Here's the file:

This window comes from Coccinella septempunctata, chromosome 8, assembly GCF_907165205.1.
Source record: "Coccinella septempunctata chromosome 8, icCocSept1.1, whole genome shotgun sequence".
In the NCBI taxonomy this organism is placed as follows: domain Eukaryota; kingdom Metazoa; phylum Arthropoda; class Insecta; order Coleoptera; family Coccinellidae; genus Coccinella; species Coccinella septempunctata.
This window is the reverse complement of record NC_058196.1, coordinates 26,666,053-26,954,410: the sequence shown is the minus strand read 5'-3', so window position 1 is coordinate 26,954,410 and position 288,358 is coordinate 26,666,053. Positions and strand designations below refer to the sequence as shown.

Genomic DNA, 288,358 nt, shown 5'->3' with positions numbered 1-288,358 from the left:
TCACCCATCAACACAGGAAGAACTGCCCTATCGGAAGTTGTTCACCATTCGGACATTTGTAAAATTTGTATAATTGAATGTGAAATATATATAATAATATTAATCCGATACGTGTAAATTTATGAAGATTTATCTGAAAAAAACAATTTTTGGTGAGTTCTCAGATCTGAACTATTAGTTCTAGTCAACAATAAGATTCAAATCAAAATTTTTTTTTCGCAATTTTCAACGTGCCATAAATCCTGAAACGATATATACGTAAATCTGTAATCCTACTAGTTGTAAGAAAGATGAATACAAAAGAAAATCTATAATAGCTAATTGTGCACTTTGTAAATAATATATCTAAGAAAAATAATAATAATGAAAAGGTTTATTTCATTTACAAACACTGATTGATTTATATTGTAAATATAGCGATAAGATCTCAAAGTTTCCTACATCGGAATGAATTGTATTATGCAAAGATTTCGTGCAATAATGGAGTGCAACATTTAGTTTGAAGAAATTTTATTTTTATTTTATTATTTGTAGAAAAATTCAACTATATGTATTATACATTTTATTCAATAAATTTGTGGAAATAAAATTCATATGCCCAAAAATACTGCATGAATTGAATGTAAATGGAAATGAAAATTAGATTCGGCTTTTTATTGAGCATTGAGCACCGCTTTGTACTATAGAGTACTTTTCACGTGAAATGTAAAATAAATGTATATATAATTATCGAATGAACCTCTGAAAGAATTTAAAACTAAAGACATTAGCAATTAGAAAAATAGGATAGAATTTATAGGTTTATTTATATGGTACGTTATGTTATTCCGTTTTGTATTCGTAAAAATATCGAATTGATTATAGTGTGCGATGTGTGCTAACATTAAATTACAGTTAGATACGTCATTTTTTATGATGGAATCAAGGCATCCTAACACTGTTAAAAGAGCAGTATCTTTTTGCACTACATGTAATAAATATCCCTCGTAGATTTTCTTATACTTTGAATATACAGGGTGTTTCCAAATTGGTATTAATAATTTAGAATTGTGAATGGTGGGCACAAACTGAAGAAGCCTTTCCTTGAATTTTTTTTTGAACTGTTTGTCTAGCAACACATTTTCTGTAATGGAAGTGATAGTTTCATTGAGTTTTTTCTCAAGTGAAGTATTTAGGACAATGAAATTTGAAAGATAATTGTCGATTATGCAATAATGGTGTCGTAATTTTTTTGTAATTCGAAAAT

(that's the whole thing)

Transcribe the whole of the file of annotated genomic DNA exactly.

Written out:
This window comes from Coccinella septempunctata, chromosome 8, assembly GCF_907165205.1.
Source record: "Coccinella septempunctata chromosome 8, icCocSept1.1, whole genome shotgun sequence".
In the NCBI taxonomy this organism is placed as follows: domain Eukaryota; kingdom Metazoa; phylum Arthropoda; class Insecta; order Coleoptera; family Coccinellidae; genus Coccinella; species Coccinella septempunctata.
This window is the reverse complement of record NC_058196.1, coordinates 26,666,053-26,954,410: the sequence shown is the minus strand read 5'-3', so window position 1 is coordinate 26,954,410 and position 288,358 is coordinate 26,666,053. Positions and strand designations below refer to the sequence as shown.

Genomic DNA, 288,358 nt, shown 5'->3' with positions numbered 1-288,358 from the left:
TCACCCATCAACACAGGAAGAACTGCCCTATCGGAAGTTGTTCACCATTCGGACATTTGTAAAATTTGTATAATTGAATGTGAAATATATATAATAATATTAATCCGATACGTGTAAATTTATGAAGATTTATCTGAAAAAAACAATTTTTGGTGAGTTCTCAGATCTGAACTATTAGTTCTAGTCAACAATAAGATTCAAATCAAAATTTTTTTTTCGCAATTTTCAACGTGCCATAAATCCTGAAACGATATATACGTAAATCTGTAATCCTACTAGTTGTAAGAAAGATGAATACAAAAGAAAATCTATAATAGCTAATTGTGCACTTTGTAAATAATATATCTAAGAAAAATAATAATAATGAAAAGGTTTATTTCATTTACAAACACTGATTGATTTATATTGTAAATATAGCGATAAGATCTCAAAGTTTCCTACATCGGAATGAATTGTATTATGCAAAGATTTCGTGCAATAATGGAGTGCAACATTTAGTTTGAAGAAATTTTATTTTTATTTTATTATTTGTAGAAAAATTCAACTATATGTATTATACATTTTATTCAATAAATTTGTGGAAATAAAATTCATATGCCCAAAAATACTGCATGAATTGAATGTAAATGGAAATGAAAATTAGATTCGGCTTTTTATTGAGCATTGAGCACCGCTTTGTACTATAGAGTACTTTTCACGTGAAATGTAAAATAAATGTATATATAATTATCGAATGAACCTCTGAAAGAATTTAAAACTAAAGACATTAGCAATTAGAAAAATAGGATAGAATTTATAGGTTTATTTATATGGTACGTTATGTTATTCCGTTTTGTATTCGTAAAAATATCGAATTGATTATAGTGTGCGATGTGTGCTAACATTAAATTACAGTTAGATACGTCATTTTTTATGATGGAATCAAGGCATCCTAACACTGTTAAAAGAGCAGTATCTTTTTGCACTACATGTAATAAATATCCCTCGTAGATTTTCTTATACTTTGAATATACAGGGTGTTTCCAAATTGGTATTAATAATTTAGAATTGTGAATGGTGGGCACAAACTGAAGAAGCCTTTCCTTGAATTTTTTTTTGAACTGTTTGTCTAGCAACACATTTTCTGTAATGGAAGTGATAGTTTCATTGAGTTTTTTCTCAAGTGAAGTATTTAGGACAATGAAATTTGAAAGATAATTGTCGATTATGCAATAATGGTGTCGTAATTTTTTTGTAATTCGAAAAT